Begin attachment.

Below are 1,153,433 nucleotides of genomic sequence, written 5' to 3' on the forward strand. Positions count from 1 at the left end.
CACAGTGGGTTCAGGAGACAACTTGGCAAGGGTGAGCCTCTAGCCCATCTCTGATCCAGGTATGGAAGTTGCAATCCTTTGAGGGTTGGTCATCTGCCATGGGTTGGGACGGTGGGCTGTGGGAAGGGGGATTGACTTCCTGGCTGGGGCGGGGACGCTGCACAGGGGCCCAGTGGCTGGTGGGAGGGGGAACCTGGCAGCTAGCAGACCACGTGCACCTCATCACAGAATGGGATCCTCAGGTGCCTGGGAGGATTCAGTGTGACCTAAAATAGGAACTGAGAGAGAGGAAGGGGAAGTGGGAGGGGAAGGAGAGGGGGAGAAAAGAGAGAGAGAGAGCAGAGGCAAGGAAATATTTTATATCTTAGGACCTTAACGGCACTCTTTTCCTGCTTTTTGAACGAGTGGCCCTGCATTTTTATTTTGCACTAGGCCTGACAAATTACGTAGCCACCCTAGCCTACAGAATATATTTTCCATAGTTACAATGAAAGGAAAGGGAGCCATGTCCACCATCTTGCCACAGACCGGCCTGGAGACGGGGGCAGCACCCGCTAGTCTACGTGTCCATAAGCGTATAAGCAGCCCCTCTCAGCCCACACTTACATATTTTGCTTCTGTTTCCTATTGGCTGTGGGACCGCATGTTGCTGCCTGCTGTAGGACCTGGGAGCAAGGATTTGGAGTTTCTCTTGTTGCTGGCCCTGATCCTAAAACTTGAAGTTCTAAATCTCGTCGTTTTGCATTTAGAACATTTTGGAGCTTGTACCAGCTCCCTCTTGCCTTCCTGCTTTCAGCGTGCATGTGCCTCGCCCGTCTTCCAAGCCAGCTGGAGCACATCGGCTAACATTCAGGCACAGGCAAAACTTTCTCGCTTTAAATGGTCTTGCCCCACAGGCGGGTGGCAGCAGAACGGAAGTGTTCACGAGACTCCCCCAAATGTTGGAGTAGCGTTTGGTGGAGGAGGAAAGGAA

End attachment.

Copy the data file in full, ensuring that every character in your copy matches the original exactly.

Below are 1,153,433 nucleotides of genomic sequence, written 5' to 3' on the forward strand. Positions count from 1 at the left end.
CACAGTGGGTTCAGGAGACAACTTGGCAAGGGTGAGCCTCTAGCCCATCTCTGATCCAGGTATGGAAGTTGCAATCCTTTGAGGGTTGGTCATCTGCCATGGGTTGGGACGGTGGGCTGTGGGAAGGGGGATTGACTTCCTGGCTGGGGCGGGGACGCTGCACAGGGGCCCAGTGGCTGGTGGGAGGGGGAACCTGGCAGCTAGCAGACCACGTGCACCTCATCACAGAATGGGATCCTCAGGTGCCTGGGAGGATTCAGTGTGACCTAAAATAGGAACTGAGAGAGAGGAAGGGGAAGTGGGAGGGGAAGGAGAGGGGGAGAAAAGAGAGAGAGAGAGCAGAGGCAAGGAAATATTTTATATCTTAGGACCTTAACGGCACTCTTTTCCTGCTTTTTGAACGAGTGGCCCTGCATTTTTATTTTGCACTAGGCCTGACAAATTACGTAGCCACCCTAGCCTACAGAATATATTTTCCATAGTTACAATGAAAGGAAAGGGAGCCATGTCCACCATCTTGCCACAGACCGGCCTGGAGACGGGGGCAGCACCCGCTAGTCTACGTGTCCATAAGCGTATAAGCAGCCCCTCTCAGCCCACACTTACATATTTTGCTTCTGTTTCCTATTGGCTGTGGGACCGCATGTTGCTGCCTGCTGTAGGACCTGGGAGCAAGGATTTGGAGTTTCTCTTGTTGCTGGCCCTGATCCTAAAACTTGAAGTTCTAAATCTCGTCGTTTTGCATTTAGAACATTTTGGAGCTTGTACCAGCTCCCTCTTGCCTTCCTGCTTTCAGCGTGCATGTGCCTCGCCCGTCTTCCAAGCCAGCTGGAGCACATCGGCTAACATTCAGGCACAGGCAAAACTTTCTCGCTTTAAATGGTCTTGCCCCACAGGCGGGTGGCAGCAGAACGGAAGTGTTCACGAGACTCCCCCAAATGTTGGAGTAGCGTTTGGTGGAGGAGGAAAGGAA